2. Jay Says:

    One of the two major Seattle papers quit their print version last week. It had been in business forever. We still have one, although it has gotten quite a bit smaller as well. I can’t do the crossword on the computer, just not the same.

  3. L4827 Says:

    As a frequent newspaper readier we agree. With all of it (newspaper references). The blog here is interest inspiring………
    Looking foreword to a campfire sourced blog this shipping season. Let us not forget, that the source of this campfire comes directly from the source of local knowledge, the A2 news. The A2 news sparks the kindling which makes the campfire come ablaze. And the knowledge which spurts around the campfire thereafter is . . .

  4. isa Says:

    i, for one, am sad about this!

  5. Tonya Says:

    I have so MANY mixed emotions about this. I came *this* close to going into print journalism, and if I had, here’d I’d be in my early 50s on the outs. I’m also a newshound. For years I’d spend my lunch hour half reading a newspaper, and half reading a book. I’m still a newshound, but over the last several years I’ve become an online ho. I do totally agree with your nix on this: I hate the ads, and hate the video (except for Rachel Maddow’s segments on, but still hate the ads). But I do love how current the online news is. I recognized years ago that newspapers were on the bubble, because the news would be OLD by the time you read it. I hated feeling that way; I love the feel and smell of a newspaper like I do the feel and smell of a new book. But I’ve moved on to a Kindle (and honestly don’t terribly miss real books) and I haven’t subscribed to a newspaper for years. This newspaper decline has been in the works for a while now, and here we are. It’s very sad, but I’m afraid it’s inevitable. (Kind of like the death of the typewriter). I do especially worry about the journalists. I could have been one. Who would have ever expected their demise?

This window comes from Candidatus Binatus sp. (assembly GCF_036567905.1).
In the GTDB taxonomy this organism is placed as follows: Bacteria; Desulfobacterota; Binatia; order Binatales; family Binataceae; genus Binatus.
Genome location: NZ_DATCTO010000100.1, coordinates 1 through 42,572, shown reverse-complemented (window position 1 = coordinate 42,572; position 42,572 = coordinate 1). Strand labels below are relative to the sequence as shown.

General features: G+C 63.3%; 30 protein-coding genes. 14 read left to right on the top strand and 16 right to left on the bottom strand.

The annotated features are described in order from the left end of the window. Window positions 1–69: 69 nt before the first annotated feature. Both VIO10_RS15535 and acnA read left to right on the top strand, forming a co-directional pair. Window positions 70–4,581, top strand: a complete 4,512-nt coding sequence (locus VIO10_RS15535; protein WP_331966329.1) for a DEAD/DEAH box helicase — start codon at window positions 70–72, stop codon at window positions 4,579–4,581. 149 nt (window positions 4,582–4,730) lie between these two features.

6. Dog Mom Says:

    I, too, am sorry for the demise of the printed newspaper. However, the last straw for my taking a home delivery paper was years ago, when the boy across the street was delivering them… and instead of being on my doorstep when I got home from work, the paper wouldn’t show up until as late at 7:30PM. I complained to the paper, got a nasty call from the kid’s mom (“He has to go to speech therapy!”) and I killed off my subscription. Frankly, if the paper comes after the national news, what’s the use of reading it?

    I also got tired of getting the Sunday paper (huge), then pulling out all the ads (100% of which went straight into the recycle bin), pulling out the classified, sports, and real estate sections, and only having a very thin stack of sections to then rummage through for anything that might be “newsworthy” or even of general interest. When the time arrived where I spent more time culling the crap out of a $1.50 Sunday paper than I did actually reading it (excluding the comics section), I stopped purchasing it. That was the end of the newspaper era for me, when I had to get out the magnifying glass and tweezers to find the news (not counting all the stories about murders, arsons, and general crime in that lovely city of Flint, MI – and NOTHING about my little suburb at all).